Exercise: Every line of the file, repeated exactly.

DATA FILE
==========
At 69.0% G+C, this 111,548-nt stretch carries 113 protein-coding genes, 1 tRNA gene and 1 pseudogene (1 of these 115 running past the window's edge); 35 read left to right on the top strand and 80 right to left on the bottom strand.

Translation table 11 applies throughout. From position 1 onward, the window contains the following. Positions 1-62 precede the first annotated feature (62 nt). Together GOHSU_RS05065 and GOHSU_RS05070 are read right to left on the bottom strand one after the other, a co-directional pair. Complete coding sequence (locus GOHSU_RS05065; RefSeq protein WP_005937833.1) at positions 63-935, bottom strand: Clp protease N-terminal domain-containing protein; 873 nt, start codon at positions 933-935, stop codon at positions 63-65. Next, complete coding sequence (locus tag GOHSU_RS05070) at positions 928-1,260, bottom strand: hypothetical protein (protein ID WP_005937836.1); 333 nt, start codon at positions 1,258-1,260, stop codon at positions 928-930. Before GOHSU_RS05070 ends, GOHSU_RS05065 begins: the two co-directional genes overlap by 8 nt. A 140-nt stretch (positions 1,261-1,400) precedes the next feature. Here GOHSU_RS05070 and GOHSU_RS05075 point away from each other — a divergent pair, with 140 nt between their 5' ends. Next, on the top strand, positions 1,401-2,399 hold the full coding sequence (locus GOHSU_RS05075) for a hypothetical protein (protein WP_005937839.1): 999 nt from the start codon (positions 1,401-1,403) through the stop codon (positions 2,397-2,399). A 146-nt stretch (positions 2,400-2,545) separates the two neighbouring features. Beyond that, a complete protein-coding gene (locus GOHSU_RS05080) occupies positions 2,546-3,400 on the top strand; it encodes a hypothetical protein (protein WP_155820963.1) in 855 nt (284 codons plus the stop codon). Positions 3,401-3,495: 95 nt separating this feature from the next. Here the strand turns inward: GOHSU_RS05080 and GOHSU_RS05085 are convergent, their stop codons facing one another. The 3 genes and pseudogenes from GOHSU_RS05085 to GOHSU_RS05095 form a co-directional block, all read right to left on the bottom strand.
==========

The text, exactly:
At 69.0% G+C, this 111,548-nt stretch carries 113 protein-coding genes, 1 tRNA gene and 1 pseudogene (1 of these 115 running past the window's edge); 35 read left to right on the top strand and 80 right to left on the bottom strand.

Translation table 11 applies throughout. From position 1 onward, the window contains the following. Positions 1-62 precede the first annotated feature (62 nt). Together GOHSU_RS05065 and GOHSU_RS05070 are read right to left on the bottom strand one after the other, a co-directional pair. Complete coding sequence (locus GOHSU_RS05065; RefSeq protein WP_005937833.1) at positions 63-935, bottom strand: Clp protease N-terminal domain-containing protein; 873 nt, start codon at positions 933-935, stop codon at positions 63-65. Next, complete coding sequence (locus tag GOHSU_RS05070) at positions 928-1,260, bottom strand: hypothetical protein (protein ID WP_005937836.1); 333 nt, start codon at positions 1,258-1,260, stop codon at positions 928-930. Before GOHSU_RS05070 ends, GOHSU_RS05065 begins: the two co-directional genes overlap by 8 nt. A 140-nt stretch (positions 1,261-1,400) precedes the next feature. Here GOHSU_RS05070 and GOHSU_RS05075 point away from each other — a divergent pair, with 140 nt between their 5' ends. Next, on the top strand, positions 1,401-2,399 hold the full coding sequence (locus GOHSU_RS05075) for a hypothetical protein (protein WP_005937839.1): 999 nt from the start codon (positions 1,401-1,403) through the stop codon (positions 2,397-2,399). A 146-nt stretch (positions 2,400-2,545) separates the two neighbouring features. Beyond that, a complete protein-coding gene (locus GOHSU_RS05080) occupies positions 2,546-3,400 on the top strand; it encodes a hypothetical protein (protein WP_155820963.1) in 855 nt (284 codons plus the stop codon). Positions 3,401-3,495: 95 nt separating this feature from the next. Here the strand turns inward: GOHSU_RS05080 and GOHSU_RS05085 are convergent, their stop codons facing one another. The 3 genes and pseudogenes from GOHSU_RS05085 to GOHSU_RS05095 form a co-directional block, all read right to left on the bottom strand.